Things usually get pretty silly around here, but permit me a bit of a detour this week.
This coming weekend, my extended family is going to gather at another funeral to say goodbye to one of our own, Aunt Cornelia. There have been a lot of these funerals over the past few years, as my Grandmother’s generation is leaving this world behind. It seems like we’re averaging about two a year here lately. It’s a big family, what can you do?
Aunt Cornelia (who’s first name is actually Wilma, but she mostly went by Cornelia, except when she didn’t, which is not quite as confusing as it sounds but there you go) was one who was always in the kitchen fixing something to eat, or opening up her house to visiting family. She loved her big extended family more than anything, whether you were a cousin, great grandchild, niece, nephew, brother or sister in law, whatever, it didn’t matter to her. Once you’re in you’re in, and she made sure to make you feel welcome.
She loved a good story or joke, and I remember hearing multiple stories of family trips that she, Uncle Bob, and her siblings made. I believe Cornelia was the one who, upon getting ready to leave their campsite once to go to another location, came up with the “Speak now or forever hold your pee” line. As a kid I thought that was hysterical, and it still makes me giggle. If any of my cousins are reading this, don’t correct me if I’m wrong about it, because that line coming from her is a riot.
Cornelia was also the one who was always the most vocal about calling me out when I didn’t see my family as much as I should, especially after my mother passed. She was right of course, but I really didn’t want to hear it. I was young and bull headed, and just kind of took it for granted that my family would always be there. I mean, I knew that wasn’t really true, but during those years I was a little too focused on myself and I didn’t take extended family seriously. I’ve tried to make up for that a little bit over the past ten years or so, though it’s hard with everyone living so far apart. Social media helps, but not enough. I really wish I would have listened at the time.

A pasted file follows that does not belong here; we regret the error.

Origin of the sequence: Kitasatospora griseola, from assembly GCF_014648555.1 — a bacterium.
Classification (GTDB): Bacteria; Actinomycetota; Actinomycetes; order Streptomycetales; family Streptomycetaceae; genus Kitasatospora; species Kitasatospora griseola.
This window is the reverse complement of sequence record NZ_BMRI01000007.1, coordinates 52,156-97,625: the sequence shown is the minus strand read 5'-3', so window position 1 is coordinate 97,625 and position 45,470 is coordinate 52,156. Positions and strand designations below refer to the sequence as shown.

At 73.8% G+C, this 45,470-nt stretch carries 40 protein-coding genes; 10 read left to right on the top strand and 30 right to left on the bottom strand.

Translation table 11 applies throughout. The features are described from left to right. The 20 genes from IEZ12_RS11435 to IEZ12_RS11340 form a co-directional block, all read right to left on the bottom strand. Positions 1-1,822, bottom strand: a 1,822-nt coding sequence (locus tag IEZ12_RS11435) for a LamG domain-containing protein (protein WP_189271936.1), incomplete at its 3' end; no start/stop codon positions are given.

Don’t think for a minute that I’m complaining here, or trying to make my Aunt the bad guy. Far from it. I was the one who was a bit resentful about hearing her speak those words, and my attitude wasn’t the greatest. What I didn’t realize at the time was that family was so important to her that she wanted it to be important to all of us kids too. She wanted me to have the joy in the family that she had.
Honestly, I think she may have known that I was in need of a deeper connection with the family, and she knew that deep down I loved them all to pieces. I had convinced myself that I, as a city kid, had very little in common with my Southern relatives. Talk about getting the wrong end of the stick. Years later I realized how much we did have in common, how alike we really were, and how much I actually did love each of my Uncles, Aunts, and my cousins. I wasted a lot of time, and for that I am profoundly sorry. Aunt Cornelia was right. She always was.
As stated, most of my memories of her come form my childhood, but also from the family Thanksgiving. It was basically a family reunion in a day. Cornelia was the one who always took charge of the kitchen, no matter where the event was held that particular year. Apart from her own family, she had twelve siblings, many of whom had kids and grandkids of their own and we all converged on Cape Girardeau for the day. She made sure everyone was well fed and well loved, grinning ear to ear the whole time. Our big family Thanksgiving has faded away over the past few years, but the warm memories live on, and it remains one of my favorite holidays because of the efforts Cornelia and others went through to make it so special.
One more thing. When we had Tessa, our first born, Cornelia sent gifts to the house. A few were some baby books, but she also sent a hand made dress for the girl. It was very pretty and Tessa looked adorable in it. This got my wife, already someone who loved to sew, interested in making clothing. Since then she has made multiple dresses for the girls, and helped with costuming for school plays, all thanks to that gift box so lovingly sent to us fourteen years ago. This just proves that you never know what a little kindness can accomplish, and Cornelia had kindness both to spare and to share.
So we will gather this weekend. We will cry, we will laugh, we will eat, and we will hug. We will mourn our loss, but we will cherish the time we have together, even under the circumstances.
I hope everyone reading this has a family they love like I do mine. Even if you’re not always great at showing it (been there), next time you get the chance, let them know. Give ’em a hug, and maybe some home cooking. It will do wonders for them, and for you too.
Until next time, take care of yourselves and those around you. See you next week.